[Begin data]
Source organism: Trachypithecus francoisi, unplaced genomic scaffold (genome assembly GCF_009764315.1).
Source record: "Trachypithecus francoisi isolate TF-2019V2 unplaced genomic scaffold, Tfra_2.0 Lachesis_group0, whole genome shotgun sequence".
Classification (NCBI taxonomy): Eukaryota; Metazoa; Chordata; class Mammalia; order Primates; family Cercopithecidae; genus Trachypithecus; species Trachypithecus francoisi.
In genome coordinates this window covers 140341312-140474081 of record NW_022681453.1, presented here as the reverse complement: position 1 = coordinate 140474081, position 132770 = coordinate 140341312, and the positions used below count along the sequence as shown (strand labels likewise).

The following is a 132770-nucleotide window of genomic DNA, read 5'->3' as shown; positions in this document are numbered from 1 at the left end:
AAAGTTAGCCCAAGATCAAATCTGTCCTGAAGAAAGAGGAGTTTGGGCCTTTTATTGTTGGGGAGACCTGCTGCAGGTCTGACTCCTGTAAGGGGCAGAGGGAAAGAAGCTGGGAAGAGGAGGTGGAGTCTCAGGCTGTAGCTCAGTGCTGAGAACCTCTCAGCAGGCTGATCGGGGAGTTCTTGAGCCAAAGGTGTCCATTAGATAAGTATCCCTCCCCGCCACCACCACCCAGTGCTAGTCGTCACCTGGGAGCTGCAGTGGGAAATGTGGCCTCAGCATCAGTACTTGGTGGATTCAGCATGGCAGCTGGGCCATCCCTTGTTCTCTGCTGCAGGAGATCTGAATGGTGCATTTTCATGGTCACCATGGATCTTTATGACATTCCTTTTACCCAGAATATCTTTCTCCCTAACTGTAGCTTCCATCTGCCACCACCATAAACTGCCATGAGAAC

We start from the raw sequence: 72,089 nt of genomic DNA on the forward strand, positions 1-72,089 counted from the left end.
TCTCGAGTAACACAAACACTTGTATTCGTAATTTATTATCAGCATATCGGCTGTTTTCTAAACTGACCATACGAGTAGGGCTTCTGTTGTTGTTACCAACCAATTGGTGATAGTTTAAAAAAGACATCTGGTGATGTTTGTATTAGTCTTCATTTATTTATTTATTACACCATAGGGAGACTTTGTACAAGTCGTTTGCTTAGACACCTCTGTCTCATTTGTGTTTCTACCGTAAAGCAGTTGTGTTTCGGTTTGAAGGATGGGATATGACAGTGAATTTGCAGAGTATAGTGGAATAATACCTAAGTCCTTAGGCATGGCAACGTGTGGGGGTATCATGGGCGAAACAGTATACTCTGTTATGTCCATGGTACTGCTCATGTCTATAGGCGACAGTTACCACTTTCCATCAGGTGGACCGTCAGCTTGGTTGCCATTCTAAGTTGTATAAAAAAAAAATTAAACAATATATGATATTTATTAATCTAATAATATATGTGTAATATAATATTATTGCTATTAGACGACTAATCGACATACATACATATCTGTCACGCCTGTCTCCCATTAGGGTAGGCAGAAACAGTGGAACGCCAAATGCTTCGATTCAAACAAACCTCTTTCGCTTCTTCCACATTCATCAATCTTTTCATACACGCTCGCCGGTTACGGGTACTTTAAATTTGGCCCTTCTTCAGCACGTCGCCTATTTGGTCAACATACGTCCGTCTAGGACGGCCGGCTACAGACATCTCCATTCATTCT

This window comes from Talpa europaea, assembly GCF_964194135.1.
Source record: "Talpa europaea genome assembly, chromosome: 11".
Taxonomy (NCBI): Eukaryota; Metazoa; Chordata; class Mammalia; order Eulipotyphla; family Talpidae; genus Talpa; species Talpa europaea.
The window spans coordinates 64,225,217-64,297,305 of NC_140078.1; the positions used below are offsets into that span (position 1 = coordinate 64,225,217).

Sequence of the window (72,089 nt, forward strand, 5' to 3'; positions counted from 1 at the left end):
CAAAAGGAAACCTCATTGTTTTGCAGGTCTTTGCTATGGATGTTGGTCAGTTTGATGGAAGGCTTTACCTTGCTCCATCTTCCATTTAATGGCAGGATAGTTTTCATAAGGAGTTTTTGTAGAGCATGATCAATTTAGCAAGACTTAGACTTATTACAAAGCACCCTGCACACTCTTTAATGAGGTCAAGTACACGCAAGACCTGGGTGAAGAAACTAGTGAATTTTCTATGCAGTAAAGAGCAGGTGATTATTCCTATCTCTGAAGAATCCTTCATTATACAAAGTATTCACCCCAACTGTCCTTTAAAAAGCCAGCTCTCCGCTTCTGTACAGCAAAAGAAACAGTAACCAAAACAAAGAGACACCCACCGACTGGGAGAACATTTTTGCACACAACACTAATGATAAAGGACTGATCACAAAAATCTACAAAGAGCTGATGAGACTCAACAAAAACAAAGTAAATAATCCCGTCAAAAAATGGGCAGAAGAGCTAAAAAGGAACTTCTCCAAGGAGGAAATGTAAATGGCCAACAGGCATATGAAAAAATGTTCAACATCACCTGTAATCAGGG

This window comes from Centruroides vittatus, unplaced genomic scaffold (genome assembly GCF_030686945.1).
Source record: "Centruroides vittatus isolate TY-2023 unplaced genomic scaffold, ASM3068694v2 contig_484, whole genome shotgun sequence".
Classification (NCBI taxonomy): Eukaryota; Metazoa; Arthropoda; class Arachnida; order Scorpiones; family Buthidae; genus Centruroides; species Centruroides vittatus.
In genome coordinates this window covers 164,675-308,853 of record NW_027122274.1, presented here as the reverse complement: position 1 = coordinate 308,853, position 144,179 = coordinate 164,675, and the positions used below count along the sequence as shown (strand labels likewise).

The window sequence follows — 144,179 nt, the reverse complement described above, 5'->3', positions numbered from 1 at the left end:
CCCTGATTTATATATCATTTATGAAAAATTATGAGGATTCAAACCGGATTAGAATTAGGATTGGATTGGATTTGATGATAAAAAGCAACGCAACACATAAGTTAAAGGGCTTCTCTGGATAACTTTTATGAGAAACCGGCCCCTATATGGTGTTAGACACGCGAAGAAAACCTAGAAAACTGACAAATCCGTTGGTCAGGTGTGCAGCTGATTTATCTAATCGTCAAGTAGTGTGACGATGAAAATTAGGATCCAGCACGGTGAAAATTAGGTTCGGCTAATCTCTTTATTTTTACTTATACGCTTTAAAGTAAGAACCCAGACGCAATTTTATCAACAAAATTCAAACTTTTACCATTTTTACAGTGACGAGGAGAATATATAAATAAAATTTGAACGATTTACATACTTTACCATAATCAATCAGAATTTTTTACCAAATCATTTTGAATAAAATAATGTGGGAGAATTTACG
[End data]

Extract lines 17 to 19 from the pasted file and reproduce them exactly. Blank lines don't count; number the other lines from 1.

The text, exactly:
Classification (NCBI taxonomy): Eukaryota; Metazoa; Arthropoda; class Arachnida; order Scorpiones; family Buthidae; genus Centruroides; species Centruroides vittatus.
In genome coordinates this window covers 164,675-308,853 of record NW_027122274.1, presented here as the reverse complement: position 1 = coordinate 308,853, position 144,179 = coordinate 164,675, and the positions used below count along the sequence as shown (strand labels likewise).

The window sequence follows — 144,179 nt, the reverse complement described above, 5'->3', positions numbered from 1 at the left end: